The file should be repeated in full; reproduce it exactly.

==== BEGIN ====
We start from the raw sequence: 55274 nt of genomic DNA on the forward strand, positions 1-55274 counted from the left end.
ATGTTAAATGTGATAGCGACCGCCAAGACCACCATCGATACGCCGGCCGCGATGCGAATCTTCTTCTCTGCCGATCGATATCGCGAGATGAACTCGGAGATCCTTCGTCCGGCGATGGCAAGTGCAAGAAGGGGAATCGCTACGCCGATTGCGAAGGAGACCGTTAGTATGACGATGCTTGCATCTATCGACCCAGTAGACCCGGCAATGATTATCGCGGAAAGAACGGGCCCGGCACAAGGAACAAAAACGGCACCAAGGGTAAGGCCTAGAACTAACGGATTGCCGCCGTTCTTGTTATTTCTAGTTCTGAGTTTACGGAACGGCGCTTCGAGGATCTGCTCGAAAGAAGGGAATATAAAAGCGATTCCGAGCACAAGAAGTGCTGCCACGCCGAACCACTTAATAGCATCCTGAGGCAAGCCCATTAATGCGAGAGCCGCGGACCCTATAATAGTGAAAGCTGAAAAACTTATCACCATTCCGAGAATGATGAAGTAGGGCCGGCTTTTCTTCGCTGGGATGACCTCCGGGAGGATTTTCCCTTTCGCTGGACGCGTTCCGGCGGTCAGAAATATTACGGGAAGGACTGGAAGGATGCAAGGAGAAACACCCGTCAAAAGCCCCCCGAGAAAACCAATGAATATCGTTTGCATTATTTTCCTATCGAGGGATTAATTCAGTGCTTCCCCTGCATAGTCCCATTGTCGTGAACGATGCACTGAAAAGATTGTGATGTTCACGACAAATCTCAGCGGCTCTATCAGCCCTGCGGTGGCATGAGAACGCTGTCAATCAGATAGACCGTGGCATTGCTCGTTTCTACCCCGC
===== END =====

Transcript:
We start from the raw sequence: 55274 nt of genomic DNA on the forward strand, positions 1-55274 counted from the left end.
ATGTTAAATGTGATAGCGACCGCCAAGACCACCATCGATACGCCGGCCGCGATGCGAATCTTCTTCTCTGCCGATCGATATCGCGAGATGAACTCGGAGATCCTTCGTCCGGCGATGGCAAGTGCAAGAAGGGGAATCGCTACGCCGATTGCGAAGGAGACCGTTAGTATGACGATGCTTGCATCTATCGACCCAGTAGACCCGGCAATGATTATCGCGGAAAGAACGGGCCCGGCACAAGGAACAAAAACGGCACCAAGGGTAAGGCCTAGAACTAACGGATTGCCGCCGTTCTTGTTATTTCTAGTTCTGAGTTTACGGAACGGCGCTTCGAGGATCTGCTCGAAAGAAGGGAATATAAAAGCGATTCCGAGCACAAGAAGTGCTGCCACGCCGAACCACTTAATAGCATCCTGAGGCAAGCCCATTAATGCGAGAGCCGCGGACCCTATAATAGTGAAAGCTGAAAAACTTATCACCATTCCGAGAATGATGAAGTAGGGCCGGCTTTTCTTCGCTGGGATGACCTCCGGGAGGATTTTCCCTTTCGCTGGACGCGTTCCGGCGGTCAGAAATATTACGGGAAGGACTGGAAGGATGCAAGGAGAAACACCCGTCAAAAGCCCCCCGAGAAAACCAATGAATATCGTTTGCATTATTTTCCTATCGAGGGATTAATTCAGTGCTTCCCCTGCATAGTCCCATTGTCGTGAACGATGCACTGAAAAGATTGTGATGTTCACGACAAATCTCAGCGGCTCTATCAGCCCTGCGGTGGCATGAGAACGCTGTCAATCAGATAGACCGTGGCATTGCTCGTTTCTACCCCGC